Yandex today announced its cars have traveled 1 million miles combined on public roads. That’s up from 100,000 miles in April 2019 and 500,000 miles in August 2019.
Yandex credited an uptick in the number of miles its cars travel per week with the early milestone, which the company says is equivalent to driving every New York City street 166 times, or the distance the average driver will complete in 70 years. The cars now drive over 80,000 every week autonomously, nearly twice the weekly miles in 2018.
Yandex plans to expand its self-driving fleet to 1,000 cars within two years from about 50 now, which will enable it to run 1 million miles a week, Dmitry Polishchuk, head of Yandex’s autonomous business, said in an interview.
Yandex is working with regulators to allow a pilot project in two cities — Innopolis and Skolkovo — to test rides with no engineer on board, he said. Now, when people there order a self-driving ride from the Yandex Taxi app, an engineer sits in the front passenger seat with a red emergency button.
The annual cost of the autonomous tech that gets added on to a vehicle has dropped from about $50,000 in 2018 to $30,000 in 2019 — the same as the average yearly wage bill for a team drivers operating a single taxi for about 18 hours a day. The company believes the cost of the self-driving apparatus will fall further.
Since customers are unlikely to pay significantly higher prices for self-driving cars, the most logical model for companies in the industry is to operate fleets of vehicles to carry passengers, Polishchuck said.
“Being a part of Yandex Taxi, we can become one,” he said.
Yandex took a further step toward commercializing its tech in March, when it signed a deal with Hyundai to develop self-driving vehicles jointly with its engineers. The first autonomous Hyundai Sonata was released in July and Yandex plans to move its self-driving fleet to Hyundai-Kia cars, Polishchuk said. This enables discounts for the vehicles, as well as the prospect that Hyundai rolls out the Russian tech to other markets.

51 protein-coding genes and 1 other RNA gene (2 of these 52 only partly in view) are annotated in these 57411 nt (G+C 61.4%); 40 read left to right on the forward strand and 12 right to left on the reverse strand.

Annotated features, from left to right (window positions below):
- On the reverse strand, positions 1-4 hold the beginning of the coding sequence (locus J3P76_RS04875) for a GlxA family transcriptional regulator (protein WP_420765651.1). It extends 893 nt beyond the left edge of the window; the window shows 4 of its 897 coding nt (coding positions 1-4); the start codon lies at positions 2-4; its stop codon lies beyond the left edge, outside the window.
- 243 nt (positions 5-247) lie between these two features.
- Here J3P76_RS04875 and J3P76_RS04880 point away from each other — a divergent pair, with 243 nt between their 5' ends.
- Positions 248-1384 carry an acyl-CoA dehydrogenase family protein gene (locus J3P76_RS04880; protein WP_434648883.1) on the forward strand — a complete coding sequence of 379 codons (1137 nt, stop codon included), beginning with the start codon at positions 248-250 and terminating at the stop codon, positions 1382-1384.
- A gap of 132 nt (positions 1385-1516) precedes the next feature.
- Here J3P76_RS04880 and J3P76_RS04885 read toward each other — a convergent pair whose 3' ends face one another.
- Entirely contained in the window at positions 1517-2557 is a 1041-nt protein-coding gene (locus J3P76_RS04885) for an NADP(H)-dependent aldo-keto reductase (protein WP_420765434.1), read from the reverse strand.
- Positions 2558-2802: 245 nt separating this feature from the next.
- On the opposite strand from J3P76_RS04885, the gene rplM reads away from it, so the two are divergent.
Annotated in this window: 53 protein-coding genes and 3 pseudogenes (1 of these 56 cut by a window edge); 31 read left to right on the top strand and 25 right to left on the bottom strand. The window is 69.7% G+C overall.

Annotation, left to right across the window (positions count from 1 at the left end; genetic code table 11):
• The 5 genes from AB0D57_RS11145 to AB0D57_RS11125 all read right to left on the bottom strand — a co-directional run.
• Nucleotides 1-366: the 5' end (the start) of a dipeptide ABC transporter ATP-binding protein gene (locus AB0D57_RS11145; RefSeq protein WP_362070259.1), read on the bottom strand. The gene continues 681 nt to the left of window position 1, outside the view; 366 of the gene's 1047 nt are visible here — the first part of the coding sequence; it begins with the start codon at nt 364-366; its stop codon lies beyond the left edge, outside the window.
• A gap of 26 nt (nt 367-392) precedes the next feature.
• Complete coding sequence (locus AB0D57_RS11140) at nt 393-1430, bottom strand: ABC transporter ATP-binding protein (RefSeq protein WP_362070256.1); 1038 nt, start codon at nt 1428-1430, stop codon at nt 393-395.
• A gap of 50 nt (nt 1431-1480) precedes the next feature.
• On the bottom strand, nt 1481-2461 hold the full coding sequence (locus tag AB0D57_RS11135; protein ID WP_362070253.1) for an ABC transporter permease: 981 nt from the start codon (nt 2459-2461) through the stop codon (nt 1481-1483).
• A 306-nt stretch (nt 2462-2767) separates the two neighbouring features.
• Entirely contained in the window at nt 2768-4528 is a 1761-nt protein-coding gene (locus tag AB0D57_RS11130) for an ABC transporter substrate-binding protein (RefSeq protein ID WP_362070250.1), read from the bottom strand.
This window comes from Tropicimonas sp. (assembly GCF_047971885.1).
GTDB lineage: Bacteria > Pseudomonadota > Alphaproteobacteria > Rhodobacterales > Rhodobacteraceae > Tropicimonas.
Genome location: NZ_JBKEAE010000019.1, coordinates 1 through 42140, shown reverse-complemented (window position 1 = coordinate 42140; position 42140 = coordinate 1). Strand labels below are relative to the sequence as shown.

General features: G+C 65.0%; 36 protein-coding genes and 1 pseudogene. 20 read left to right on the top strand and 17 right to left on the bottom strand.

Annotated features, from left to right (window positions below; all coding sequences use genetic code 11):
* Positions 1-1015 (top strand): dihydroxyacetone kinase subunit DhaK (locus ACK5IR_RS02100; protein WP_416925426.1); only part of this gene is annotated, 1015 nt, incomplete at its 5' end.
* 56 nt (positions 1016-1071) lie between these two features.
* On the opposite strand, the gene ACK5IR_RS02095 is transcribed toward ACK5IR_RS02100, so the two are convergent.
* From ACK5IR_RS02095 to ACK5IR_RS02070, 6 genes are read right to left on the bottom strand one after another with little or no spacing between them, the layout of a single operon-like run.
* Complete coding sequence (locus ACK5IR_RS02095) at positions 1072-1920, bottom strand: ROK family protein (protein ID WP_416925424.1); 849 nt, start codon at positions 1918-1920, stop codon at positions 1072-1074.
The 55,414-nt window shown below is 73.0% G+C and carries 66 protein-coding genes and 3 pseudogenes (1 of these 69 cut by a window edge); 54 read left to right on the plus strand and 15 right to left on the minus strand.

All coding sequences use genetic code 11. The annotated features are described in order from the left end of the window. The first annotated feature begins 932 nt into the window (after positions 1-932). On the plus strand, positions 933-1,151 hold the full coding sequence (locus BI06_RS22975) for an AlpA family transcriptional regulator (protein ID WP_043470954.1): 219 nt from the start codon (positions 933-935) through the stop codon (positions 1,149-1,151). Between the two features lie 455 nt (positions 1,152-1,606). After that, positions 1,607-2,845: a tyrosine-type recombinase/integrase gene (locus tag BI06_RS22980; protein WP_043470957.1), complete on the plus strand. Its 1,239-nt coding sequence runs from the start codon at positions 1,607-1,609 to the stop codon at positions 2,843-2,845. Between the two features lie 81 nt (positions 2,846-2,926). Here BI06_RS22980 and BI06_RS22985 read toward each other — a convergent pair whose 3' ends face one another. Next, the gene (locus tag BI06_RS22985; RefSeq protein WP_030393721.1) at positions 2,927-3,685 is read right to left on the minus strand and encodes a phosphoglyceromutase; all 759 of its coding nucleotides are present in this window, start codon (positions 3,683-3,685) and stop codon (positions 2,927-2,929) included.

Currently, a small team within Yandex handcrafts maps of areas ahead of deployments, but the company expects the process will become more or less automatic in the future. To date, Yandex says its autonomous taxis have given “thousands” of rides both with and without in-car safety drivers who keep tabs on route progress (along with teleoperators). And within four years, the company intends to build a car without a steering wheel that’s capable of “human-level” driving in certain cities.
There’s a decent chance that car will be built in partnership with Hyundai Mobis. Yandex earlier this year signed a memorandum of understanding with Hyundai to develop control systems for autonomous vehicles, and to spearhead a driverless prototype vehicle based on standard Hyundai or Kia production model cars. The companies said at the time that they plan to build a new autonomous control system as an out-of-the-box solution intended for car manufacturers, car sharing services, and taxi fleets.
Yandex has competition in Daimler, which last summer obtained a permit from the Chinese government allowing it to test autonomous cars powered by Baidu’s Apollo platform on public roads in China, and Beijing-based Pony.ai, which has raised $264 million in venture capital and in early April launched a driverless taxi pilot in Guangzhou. Meanwhile, Alphabet’s Waymo, which launched a commercial driverless taxi service in December 2018, says it’s now servicing over 1,000 riders with a fleet of more than 600 cars.
Startup Optimus Ride built out a small autonomous shuttle fleet in New York City, following news of Apple acquisition target Drive.ai’s expansion into Arlington, Texas. Cruise has been testing an autonomous taxi service for employees in San Francisco and plans to launch a public service this year. Other competitors include Tesla, Zoox, Aptiv, May Mobility, Pronto.ai, Aurora, and Nuro, to name a few.
According to marketing firm ABI, as many as 8 million driverless cars will be added to the road in 2025, and Research and Markets anticipates that there will be some 20 million autonomous cars in operation in the U.S. by 2030.